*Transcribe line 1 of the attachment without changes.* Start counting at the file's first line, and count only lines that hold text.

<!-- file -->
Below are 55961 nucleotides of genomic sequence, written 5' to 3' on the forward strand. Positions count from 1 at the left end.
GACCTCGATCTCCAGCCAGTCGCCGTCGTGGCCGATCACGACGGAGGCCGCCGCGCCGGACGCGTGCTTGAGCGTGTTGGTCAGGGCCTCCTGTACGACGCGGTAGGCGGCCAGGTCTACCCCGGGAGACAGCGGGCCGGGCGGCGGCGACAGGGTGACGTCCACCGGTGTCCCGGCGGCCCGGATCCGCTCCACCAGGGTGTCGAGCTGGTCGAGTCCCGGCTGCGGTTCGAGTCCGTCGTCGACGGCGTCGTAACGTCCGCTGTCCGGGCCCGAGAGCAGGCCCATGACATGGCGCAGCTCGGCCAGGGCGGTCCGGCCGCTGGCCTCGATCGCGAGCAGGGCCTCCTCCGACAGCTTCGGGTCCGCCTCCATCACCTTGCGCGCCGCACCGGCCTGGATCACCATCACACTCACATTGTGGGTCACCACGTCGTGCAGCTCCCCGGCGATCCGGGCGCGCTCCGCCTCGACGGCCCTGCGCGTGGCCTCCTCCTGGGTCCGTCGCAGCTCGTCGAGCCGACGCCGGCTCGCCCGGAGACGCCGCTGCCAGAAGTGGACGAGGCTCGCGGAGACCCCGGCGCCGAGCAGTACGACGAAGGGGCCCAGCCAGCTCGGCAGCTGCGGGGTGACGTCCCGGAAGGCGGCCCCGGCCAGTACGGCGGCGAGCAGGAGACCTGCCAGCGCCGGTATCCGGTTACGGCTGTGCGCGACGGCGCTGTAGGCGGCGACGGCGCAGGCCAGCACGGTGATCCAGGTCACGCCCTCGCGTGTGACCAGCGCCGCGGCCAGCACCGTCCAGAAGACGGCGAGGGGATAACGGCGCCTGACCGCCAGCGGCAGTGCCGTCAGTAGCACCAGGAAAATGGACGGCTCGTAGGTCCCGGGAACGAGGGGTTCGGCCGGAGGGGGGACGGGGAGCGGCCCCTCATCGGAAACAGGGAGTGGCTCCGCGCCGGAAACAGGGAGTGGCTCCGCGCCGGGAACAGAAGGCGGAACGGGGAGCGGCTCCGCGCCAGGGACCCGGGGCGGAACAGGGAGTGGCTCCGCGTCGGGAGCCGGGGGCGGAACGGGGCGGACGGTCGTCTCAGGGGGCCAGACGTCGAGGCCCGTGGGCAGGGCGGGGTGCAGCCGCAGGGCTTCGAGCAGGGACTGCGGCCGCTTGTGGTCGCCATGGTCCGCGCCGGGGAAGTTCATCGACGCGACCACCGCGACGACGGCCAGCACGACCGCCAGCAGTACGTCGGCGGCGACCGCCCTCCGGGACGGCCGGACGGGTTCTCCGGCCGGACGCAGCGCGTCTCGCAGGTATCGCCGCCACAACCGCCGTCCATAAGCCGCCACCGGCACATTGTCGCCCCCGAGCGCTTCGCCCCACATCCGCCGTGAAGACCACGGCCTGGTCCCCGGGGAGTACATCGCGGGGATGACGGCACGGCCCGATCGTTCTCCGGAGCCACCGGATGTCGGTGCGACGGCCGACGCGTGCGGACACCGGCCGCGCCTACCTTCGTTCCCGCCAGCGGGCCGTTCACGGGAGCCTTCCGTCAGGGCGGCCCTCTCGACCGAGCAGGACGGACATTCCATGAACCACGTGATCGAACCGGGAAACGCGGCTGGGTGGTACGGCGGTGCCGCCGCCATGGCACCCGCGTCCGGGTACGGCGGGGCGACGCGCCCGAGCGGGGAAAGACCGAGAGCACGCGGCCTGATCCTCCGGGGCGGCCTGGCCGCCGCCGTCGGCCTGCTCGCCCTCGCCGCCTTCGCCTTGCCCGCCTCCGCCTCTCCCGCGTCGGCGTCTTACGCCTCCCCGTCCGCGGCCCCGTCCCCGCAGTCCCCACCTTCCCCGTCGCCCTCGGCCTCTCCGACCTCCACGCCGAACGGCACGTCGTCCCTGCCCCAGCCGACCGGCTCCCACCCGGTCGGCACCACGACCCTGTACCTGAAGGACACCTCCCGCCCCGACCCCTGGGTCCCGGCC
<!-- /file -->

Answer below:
Below are 55961 nucleotides of genomic sequence, written 5' to 3' on the forward strand. Positions count from 1 at the left end.